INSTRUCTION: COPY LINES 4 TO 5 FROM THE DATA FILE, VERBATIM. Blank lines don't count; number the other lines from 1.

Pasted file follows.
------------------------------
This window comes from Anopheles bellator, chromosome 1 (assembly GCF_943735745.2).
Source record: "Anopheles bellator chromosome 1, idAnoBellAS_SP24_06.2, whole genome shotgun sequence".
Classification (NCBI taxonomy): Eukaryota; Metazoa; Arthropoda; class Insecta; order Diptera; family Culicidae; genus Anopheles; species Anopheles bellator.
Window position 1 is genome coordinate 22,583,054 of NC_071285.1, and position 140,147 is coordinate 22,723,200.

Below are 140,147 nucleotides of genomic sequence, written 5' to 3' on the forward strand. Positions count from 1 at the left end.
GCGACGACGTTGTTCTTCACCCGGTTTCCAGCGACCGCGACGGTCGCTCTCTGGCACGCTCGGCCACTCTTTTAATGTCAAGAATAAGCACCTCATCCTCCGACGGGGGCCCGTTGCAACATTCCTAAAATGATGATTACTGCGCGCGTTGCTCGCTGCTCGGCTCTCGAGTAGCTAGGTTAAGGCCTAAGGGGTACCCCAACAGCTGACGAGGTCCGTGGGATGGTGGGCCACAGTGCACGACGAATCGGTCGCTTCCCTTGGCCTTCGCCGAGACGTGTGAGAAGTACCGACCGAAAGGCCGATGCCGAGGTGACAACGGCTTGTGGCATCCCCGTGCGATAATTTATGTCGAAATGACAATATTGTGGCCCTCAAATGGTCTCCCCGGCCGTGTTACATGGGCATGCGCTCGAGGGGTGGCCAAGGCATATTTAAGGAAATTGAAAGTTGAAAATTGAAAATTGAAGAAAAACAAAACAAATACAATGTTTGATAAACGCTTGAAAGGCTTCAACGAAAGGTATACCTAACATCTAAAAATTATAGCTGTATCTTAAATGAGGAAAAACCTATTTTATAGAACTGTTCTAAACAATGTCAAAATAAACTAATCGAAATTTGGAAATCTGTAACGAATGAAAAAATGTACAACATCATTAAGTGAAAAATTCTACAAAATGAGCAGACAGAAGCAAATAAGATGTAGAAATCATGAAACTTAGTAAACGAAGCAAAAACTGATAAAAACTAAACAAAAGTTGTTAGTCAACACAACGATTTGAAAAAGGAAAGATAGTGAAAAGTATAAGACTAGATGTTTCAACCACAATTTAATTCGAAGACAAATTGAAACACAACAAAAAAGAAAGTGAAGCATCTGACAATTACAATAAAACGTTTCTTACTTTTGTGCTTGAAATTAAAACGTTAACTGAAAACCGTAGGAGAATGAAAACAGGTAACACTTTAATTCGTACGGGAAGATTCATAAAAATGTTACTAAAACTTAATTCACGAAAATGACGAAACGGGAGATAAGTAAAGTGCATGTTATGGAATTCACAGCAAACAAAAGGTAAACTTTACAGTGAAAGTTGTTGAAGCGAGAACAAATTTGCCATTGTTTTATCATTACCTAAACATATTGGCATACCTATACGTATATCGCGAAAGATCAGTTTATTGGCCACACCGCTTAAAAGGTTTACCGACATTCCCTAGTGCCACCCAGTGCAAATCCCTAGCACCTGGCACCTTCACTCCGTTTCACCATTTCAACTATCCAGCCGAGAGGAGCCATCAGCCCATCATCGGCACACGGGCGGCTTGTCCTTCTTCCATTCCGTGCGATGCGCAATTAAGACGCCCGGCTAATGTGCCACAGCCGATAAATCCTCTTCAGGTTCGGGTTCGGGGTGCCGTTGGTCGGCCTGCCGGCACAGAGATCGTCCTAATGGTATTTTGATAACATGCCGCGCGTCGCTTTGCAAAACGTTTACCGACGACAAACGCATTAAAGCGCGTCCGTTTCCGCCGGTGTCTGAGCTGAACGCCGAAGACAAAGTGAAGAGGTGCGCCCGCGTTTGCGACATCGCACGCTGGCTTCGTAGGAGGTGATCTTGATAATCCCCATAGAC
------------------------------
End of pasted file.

Window position 1 is genome coordinate 22,583,054 of NC_071285.1, and position 140,147 is coordinate 22,723,200.

Below are 140,147 nucleotides of genomic sequence, written 5' to 3' on the forward strand. Positions count from 1 at the left end.